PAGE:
History – National Germ Cell Group
Testicular Cancer nurse specialists, Paul Hutton (QEH, Birmingham) and Zoe O’Neill (Coventry) organised the first national meeting of Germ Cell nurses in 2012, to share ideas/network. Following on from this Sue Brand, Germ Cell CNS (Bristol) organised the next meeting in 2014, together with charity and user groups.
During those years there has been much debate about how the group should develop and a steering group of Sue Brand, Zoe O’Neill, Paul Hutton, Catherine Pettersen (Manchester) and Wendy Ansell (London) was formed.
The Germ Cell Forum became more formalised and they held their third national meeting in Birmingham in 2016. The steering group decided to ask the clinicians what they thought about having a wider group and 2018 was the first joint venture.
With the support of Professor Jonathan Joffe; Dr Sarah Stoneham; Dr Andy Protheroe and members of the NCRI Clinical Studies Group, the NGCG held their first conference on 23rd April 2018 in Bristol.
National Germ Cell Group aims:
- Provision of a national network for specialist clinicians, nurses and supporting professionals who treat patients with germ cell cancer.
- Provision of education, training and identification of best practice for all professionals treating people with germ cell cancer
- Promotion of excellence in care and treatment of people with germ cell cancer through identification and sharing of best practice
- Promoting and supporting research and the development of more effective treatment and care
- Advancing awareness of germ cell cancer in the medical professionals and the public
- Collaborate with patient groups/forums within the field
The National Germ Cell Group does not have a membership list, however, all clinicians treating germ cell cancer in the UK are welcomed as members of the National Germ Cell Group. All members of specialist Multi-disciplinary Teams (MDTs) in the NHS are regarded automatically as members, this includes both specialist and non-specialist surgical urologists and oncologists.
Those who have previously worked in the field of germ cell cancer and wish to stay in touch with, or in training and considering a career treating people with germ cell cancer, are also welcome.
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Germ Cell Cancer
Germ cells are mainly found in the testicle or ovary, although can arise in the retroperitoneum or mediastinum as extra-gonadal germ cell tumours. Germ cell tumours can metastasise to the lungs, liver, bone and brain.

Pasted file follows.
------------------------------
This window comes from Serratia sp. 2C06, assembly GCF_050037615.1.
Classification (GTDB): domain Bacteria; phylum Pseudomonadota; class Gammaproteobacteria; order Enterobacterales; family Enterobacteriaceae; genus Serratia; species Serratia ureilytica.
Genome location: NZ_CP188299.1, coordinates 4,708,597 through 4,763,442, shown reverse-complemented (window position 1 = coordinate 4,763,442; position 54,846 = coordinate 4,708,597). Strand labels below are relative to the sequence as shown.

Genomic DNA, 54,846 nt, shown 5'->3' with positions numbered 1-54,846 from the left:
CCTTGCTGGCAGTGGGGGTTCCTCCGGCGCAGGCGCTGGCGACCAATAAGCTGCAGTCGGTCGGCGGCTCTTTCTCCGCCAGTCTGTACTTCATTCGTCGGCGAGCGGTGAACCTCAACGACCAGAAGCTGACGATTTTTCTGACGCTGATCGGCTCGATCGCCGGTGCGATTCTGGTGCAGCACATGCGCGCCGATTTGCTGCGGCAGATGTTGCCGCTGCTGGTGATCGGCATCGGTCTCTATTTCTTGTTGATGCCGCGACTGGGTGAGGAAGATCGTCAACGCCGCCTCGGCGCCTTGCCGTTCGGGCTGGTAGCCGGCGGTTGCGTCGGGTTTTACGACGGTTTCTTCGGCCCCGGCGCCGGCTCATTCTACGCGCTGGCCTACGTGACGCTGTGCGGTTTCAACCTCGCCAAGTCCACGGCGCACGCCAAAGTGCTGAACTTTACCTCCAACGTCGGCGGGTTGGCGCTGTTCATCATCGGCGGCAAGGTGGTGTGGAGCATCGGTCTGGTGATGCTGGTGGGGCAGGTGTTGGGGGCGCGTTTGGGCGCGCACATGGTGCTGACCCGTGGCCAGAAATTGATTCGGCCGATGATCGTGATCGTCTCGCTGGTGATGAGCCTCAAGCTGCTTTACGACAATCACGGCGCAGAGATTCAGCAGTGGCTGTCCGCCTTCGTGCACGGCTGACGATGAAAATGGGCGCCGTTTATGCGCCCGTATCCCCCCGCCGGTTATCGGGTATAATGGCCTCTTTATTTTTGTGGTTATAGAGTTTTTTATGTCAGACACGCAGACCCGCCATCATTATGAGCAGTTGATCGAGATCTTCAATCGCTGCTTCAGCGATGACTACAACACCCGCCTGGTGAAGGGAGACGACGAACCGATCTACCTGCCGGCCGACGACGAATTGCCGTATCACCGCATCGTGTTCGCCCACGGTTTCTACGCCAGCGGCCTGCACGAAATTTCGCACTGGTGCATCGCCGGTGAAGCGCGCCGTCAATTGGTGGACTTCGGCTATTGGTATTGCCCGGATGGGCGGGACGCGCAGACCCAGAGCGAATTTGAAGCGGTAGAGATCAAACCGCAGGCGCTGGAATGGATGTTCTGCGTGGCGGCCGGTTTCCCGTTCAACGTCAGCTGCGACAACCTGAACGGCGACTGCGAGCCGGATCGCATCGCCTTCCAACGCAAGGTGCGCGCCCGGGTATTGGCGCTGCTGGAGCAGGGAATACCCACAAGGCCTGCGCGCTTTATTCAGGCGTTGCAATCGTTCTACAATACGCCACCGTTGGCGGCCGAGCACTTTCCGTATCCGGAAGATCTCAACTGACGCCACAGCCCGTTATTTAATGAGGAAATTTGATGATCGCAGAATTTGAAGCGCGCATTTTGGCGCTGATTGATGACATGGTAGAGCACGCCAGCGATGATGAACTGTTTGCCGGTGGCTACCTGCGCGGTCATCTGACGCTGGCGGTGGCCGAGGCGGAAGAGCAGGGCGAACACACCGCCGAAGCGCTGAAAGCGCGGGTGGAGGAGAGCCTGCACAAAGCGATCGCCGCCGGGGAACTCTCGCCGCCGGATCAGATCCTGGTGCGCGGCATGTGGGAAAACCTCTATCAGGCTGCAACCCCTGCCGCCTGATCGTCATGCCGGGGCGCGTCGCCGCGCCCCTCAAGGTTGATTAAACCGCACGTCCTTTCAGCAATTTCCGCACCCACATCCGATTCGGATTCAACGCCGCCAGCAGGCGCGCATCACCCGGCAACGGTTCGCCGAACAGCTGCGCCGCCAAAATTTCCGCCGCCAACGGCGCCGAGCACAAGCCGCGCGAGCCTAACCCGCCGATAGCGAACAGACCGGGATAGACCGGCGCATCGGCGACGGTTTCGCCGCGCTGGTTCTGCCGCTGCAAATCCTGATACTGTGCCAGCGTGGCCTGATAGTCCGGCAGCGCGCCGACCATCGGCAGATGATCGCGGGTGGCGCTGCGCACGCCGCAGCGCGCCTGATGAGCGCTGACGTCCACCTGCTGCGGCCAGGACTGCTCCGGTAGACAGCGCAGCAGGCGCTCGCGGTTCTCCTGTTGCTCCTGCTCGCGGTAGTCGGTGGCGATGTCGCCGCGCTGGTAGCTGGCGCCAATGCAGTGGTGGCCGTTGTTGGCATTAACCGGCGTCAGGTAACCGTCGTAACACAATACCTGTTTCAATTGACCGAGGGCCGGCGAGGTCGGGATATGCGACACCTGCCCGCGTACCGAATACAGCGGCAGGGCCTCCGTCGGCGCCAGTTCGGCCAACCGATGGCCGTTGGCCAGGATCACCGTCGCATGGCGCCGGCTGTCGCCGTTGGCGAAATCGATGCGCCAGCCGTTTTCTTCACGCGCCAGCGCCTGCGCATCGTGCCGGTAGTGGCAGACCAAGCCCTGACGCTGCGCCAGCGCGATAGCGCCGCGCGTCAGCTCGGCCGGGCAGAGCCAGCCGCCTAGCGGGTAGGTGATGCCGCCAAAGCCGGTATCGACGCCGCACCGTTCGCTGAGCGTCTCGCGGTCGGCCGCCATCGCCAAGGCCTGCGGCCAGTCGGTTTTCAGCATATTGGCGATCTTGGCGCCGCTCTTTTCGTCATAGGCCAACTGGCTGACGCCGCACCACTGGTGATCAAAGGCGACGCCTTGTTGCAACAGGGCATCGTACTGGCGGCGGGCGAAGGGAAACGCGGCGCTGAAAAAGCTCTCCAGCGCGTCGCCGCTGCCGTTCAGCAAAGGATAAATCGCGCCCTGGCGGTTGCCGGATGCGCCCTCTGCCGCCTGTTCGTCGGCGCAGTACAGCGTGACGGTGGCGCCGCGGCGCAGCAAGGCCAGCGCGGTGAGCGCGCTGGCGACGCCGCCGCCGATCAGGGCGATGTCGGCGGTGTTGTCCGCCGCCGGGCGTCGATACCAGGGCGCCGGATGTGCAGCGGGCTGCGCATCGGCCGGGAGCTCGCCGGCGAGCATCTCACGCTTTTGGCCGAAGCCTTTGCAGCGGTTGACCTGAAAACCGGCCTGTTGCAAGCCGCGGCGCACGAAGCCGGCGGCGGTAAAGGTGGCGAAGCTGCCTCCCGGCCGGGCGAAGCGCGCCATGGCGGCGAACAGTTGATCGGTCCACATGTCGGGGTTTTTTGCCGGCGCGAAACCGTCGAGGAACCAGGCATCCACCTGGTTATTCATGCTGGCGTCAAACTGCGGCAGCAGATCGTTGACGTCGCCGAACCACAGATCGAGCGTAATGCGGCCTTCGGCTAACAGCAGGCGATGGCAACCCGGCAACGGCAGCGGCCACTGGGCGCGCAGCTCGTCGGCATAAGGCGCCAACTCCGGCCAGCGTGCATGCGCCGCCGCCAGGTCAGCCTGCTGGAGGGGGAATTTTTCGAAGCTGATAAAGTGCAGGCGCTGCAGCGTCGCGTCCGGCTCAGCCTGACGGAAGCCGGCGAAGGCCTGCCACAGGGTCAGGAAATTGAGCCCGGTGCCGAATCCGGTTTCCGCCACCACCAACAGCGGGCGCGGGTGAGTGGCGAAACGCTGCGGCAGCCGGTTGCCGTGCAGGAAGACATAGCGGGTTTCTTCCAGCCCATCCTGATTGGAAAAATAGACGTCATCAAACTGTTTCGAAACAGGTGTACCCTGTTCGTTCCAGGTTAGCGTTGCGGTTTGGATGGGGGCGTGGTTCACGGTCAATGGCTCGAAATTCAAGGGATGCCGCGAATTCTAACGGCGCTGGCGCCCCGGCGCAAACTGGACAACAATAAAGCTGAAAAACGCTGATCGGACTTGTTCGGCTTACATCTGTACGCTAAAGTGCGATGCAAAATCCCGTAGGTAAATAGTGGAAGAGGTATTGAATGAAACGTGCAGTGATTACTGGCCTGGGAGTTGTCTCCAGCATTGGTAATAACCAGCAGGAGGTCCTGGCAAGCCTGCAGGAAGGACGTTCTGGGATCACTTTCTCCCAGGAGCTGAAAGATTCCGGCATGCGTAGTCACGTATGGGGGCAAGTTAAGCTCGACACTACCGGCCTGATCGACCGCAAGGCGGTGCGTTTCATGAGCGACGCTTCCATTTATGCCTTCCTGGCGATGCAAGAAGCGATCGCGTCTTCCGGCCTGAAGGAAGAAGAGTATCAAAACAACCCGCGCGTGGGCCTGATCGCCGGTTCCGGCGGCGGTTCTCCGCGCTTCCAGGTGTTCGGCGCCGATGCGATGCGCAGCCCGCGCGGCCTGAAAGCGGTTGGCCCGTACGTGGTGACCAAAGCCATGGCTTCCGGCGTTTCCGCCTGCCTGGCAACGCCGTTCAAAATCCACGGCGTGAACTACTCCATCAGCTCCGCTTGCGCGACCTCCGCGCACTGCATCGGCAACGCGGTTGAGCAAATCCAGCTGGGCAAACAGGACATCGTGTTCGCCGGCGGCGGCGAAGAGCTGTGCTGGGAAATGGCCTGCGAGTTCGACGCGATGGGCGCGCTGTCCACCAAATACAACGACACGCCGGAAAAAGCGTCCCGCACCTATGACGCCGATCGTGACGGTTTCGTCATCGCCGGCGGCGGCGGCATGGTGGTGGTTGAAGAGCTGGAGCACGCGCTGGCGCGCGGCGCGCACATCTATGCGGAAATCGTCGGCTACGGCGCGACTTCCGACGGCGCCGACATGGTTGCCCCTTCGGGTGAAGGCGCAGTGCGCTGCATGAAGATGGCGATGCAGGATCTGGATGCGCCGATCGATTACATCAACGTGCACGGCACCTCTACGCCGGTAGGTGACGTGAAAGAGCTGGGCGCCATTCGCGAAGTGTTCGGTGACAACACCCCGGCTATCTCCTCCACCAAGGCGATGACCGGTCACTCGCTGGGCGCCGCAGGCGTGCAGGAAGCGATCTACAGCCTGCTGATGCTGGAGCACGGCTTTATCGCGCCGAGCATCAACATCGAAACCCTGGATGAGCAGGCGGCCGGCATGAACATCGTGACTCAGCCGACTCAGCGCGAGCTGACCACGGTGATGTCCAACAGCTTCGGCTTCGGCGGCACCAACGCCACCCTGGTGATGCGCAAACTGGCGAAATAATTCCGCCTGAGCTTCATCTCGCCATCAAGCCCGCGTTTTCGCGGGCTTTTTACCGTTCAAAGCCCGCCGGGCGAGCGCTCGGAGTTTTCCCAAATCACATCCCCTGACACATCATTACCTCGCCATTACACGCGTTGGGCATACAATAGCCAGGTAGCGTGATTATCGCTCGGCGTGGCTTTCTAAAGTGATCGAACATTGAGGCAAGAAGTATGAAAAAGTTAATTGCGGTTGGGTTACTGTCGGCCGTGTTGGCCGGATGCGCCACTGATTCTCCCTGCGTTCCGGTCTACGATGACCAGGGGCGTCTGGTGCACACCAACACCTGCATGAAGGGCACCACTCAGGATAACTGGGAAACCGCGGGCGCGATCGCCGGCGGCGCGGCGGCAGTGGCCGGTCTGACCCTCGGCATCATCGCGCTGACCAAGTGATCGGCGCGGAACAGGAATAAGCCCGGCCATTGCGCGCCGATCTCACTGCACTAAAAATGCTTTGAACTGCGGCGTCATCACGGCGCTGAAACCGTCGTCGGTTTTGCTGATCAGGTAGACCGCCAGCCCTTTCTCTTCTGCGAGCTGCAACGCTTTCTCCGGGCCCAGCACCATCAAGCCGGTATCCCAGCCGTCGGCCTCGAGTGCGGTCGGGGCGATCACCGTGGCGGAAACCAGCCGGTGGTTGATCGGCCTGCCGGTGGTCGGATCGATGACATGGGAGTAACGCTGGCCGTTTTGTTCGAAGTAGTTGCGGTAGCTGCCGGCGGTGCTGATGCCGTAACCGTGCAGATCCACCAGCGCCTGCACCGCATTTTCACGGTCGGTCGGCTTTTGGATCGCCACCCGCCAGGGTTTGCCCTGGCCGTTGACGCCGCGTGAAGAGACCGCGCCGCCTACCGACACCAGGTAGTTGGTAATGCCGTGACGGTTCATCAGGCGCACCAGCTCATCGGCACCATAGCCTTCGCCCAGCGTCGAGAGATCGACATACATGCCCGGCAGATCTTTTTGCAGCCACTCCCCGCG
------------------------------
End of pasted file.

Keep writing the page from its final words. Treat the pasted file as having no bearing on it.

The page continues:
There are two main types:
- Non-seminomatous germ cell cancer
It is the commonest cancer in young men aged 15 – 49 years in the UK, it is relatively rare with 2400 men diagnosed per year. As a rare cancer in the UK, patients are treated in specialist centres/supra-network centres. There are 13 Supra-network MDT’s in the UK.
For most men testicular cancer is curable even when it has widely metastasised. There will be a small proportion of patients with poor prognosis who do not survive the disease.
Treatment of Germ Cell tumours
Surgery (Orchidectomy) is usually the first treatment for male GCT. Treatment will depend on the histology and staging of the tumour. Many patients who have Stage 1 disease may be offered a programme of active surveillance and not require additional treatment. Patients who present with or develop metastatic disease will require chemotherapy.
The standard chemotherapy regime for metastatic germ cell tumour is Bleomycin, Etoposide and Cisplatin (BEP). Radiotherapy may be used in patients with seminoma when chemotherapy is not suitable, to the para-aortic node areas.
Should lymph node masses persist post chemotherapy, further surgery such as Retroperitoneal Lymph Node Dissection (RPLND) may be required.
Testicular tumours often occur at a time when good health is taken for granted i.e. at a young age. Patients may, in addition to coping with the toxicities of chemotherapy, experience issues around sexuality, fertility, body image as well as practical issues of work, finance, insurance etc.
In addition, patients will be monitored for long term effects of chemotherapy including increased risk of cardiovascular toxicity (MI, CHD and stroke) pulmonary toxicity, renal toxicity, ototoxicity and testosterone deficiency syndrome.